Getting around

Pic: かがみ~ used under CC
  • April 8, 2015
    Shinkansen series E5 besides series E2 at Morioka station

    Experiencing the Shinkansen For Less

    The Shinkansen, Japan’s high-speed bullet train, is not just a mode of transportation but also an experience in itself. Some tourists consider it a cool symbol of Japan’s top-notch technology, and want to board it for experience’s sake. However, the […]

  • January 14, 2015
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    Day Trips from Tokyo – Hakone

    Hakone has a lot to offer in a day or weekend trip from Tokyo. Hot springs are of course what the town and its environs are most famous for, but they also have mountains, art museums, and beautiful nature. There […]

Getting around in Tokyo

There are lots of ways to get around Tokyo. If you like to walk, central Tokyo is a lot smaller than you may realise. Cycling is another great option.

Airport Transfer

Want to get from the airport to central Tokyo? We’ve got you covered, read: Narita Airport to Tokyo or Haneda Airport to Tokyo.

Trains & Subways

To the uninitiated, the train and subway system in Tokyo can seem incredibly complicated. There are two different subway operators (Tokyo Metro and Toei) as well as one major rail company (JR) and a multitude of private line operators. In general, these are well priced compared to other major cities. In terms of cost savings, the less you change between the different operators on a single journey, the cheaper your trip will be.

If you’re staying more than 24 hours, the best idea is to buy a Suica travel pass. These are credit card size cards that you charge up with credit and are usable on all lines, this will save you so much hassle as you don’t have to think about which ticket to buy etc. You can even use them to pay for items from a vending machine and in some shops! Most the other “discount” tickets available for Tokyo should be avoided as they are only useable on one subway company which makes them pretty much useless. The easiest way to buy a suica is to go to a JR ticket office at a station – perhaps get one at Narita or Haneda as soon as you arrive. After you used up the initial credit, you top them up using any of the machines at train stations, press the English button to get started. And if you’re a proper cheapo, don’t forget to hand them back when you leave to reclaim the 500yen deposit.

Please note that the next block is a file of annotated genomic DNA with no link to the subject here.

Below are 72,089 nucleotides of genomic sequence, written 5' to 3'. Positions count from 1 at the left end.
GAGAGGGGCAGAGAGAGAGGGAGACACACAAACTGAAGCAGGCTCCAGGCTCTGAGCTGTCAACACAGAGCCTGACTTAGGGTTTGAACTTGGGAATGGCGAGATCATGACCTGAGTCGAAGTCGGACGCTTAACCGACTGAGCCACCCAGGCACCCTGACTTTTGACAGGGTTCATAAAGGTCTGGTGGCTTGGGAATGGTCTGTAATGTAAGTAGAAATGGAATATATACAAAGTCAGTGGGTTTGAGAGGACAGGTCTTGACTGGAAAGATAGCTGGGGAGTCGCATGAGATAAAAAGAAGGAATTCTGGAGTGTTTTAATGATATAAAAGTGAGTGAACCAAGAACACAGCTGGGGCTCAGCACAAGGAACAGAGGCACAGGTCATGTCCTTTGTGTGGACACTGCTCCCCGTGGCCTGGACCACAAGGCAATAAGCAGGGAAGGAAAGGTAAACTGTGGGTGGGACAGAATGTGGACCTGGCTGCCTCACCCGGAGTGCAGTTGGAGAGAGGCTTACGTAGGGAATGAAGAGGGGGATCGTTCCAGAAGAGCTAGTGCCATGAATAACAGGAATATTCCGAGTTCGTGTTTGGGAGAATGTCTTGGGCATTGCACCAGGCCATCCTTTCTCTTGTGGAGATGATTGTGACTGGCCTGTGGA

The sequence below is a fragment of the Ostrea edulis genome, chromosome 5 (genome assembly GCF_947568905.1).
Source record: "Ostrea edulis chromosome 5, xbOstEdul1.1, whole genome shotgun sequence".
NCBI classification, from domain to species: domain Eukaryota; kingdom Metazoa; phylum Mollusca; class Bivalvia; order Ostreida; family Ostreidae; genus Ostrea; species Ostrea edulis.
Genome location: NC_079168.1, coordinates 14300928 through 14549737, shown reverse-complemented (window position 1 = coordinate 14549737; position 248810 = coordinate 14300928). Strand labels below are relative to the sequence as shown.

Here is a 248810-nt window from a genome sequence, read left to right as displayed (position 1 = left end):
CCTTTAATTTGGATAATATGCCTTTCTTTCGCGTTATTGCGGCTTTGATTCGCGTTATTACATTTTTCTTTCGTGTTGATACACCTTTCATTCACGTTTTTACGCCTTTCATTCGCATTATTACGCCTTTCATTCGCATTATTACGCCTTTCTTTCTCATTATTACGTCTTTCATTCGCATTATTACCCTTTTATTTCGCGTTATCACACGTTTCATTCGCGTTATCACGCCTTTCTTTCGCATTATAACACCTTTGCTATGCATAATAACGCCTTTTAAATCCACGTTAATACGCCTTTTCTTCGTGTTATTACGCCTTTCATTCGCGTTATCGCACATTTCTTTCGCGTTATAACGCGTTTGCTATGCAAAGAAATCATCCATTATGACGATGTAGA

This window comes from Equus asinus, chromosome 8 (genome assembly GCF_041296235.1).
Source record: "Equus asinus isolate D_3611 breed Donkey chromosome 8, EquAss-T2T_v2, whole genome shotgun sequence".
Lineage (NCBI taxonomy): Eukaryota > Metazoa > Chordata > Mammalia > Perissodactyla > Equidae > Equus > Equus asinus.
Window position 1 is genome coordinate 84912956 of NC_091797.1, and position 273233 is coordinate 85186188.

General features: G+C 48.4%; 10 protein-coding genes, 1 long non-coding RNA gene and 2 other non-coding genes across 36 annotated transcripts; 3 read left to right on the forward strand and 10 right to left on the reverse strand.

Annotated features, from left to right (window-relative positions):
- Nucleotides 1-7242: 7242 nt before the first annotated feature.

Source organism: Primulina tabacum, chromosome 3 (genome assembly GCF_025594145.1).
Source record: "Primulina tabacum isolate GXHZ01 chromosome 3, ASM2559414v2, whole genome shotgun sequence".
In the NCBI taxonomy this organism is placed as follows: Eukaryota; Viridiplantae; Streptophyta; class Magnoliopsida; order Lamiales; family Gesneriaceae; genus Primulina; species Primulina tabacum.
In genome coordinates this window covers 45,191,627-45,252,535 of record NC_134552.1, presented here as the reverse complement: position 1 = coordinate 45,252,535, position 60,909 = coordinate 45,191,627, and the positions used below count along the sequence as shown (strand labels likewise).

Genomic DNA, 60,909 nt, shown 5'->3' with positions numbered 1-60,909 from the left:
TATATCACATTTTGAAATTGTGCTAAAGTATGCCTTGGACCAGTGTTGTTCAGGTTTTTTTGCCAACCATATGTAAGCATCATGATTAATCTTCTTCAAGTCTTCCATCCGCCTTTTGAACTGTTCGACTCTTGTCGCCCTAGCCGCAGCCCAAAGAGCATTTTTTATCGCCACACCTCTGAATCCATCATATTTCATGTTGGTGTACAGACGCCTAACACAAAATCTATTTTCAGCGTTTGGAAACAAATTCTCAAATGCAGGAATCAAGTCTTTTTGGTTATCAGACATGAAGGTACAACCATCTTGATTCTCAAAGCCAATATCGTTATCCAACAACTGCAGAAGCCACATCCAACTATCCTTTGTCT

The Suica Card, featuring a penguin

Buses

For travel within the city, the bus system can be useful for making those trips that the subway doesn’t handle well – like Roppongi to Shinbashi. Fares are cheap and you can use Pasmo/Suica contact-less payment cards. Working out which bus goes where and where you should get off however, is quite a task. We recommend asking a local and telling the driver where you’d like to go. For long distance travel out of Tokyo, highway buses are almost always the cheapest (and least comfortable) option.

Taxis

Taxis have a flag-fall of 710yen, so even if you catch one for 100m, this is how much it will cost. Once your trip reaches the 710yen threshold, the figures on the meter will start to spin like the fruit on a one-arm bandit. Generally Taxis are only a good deal if there are four of you.

Image credit: かがみ~ used under CC license

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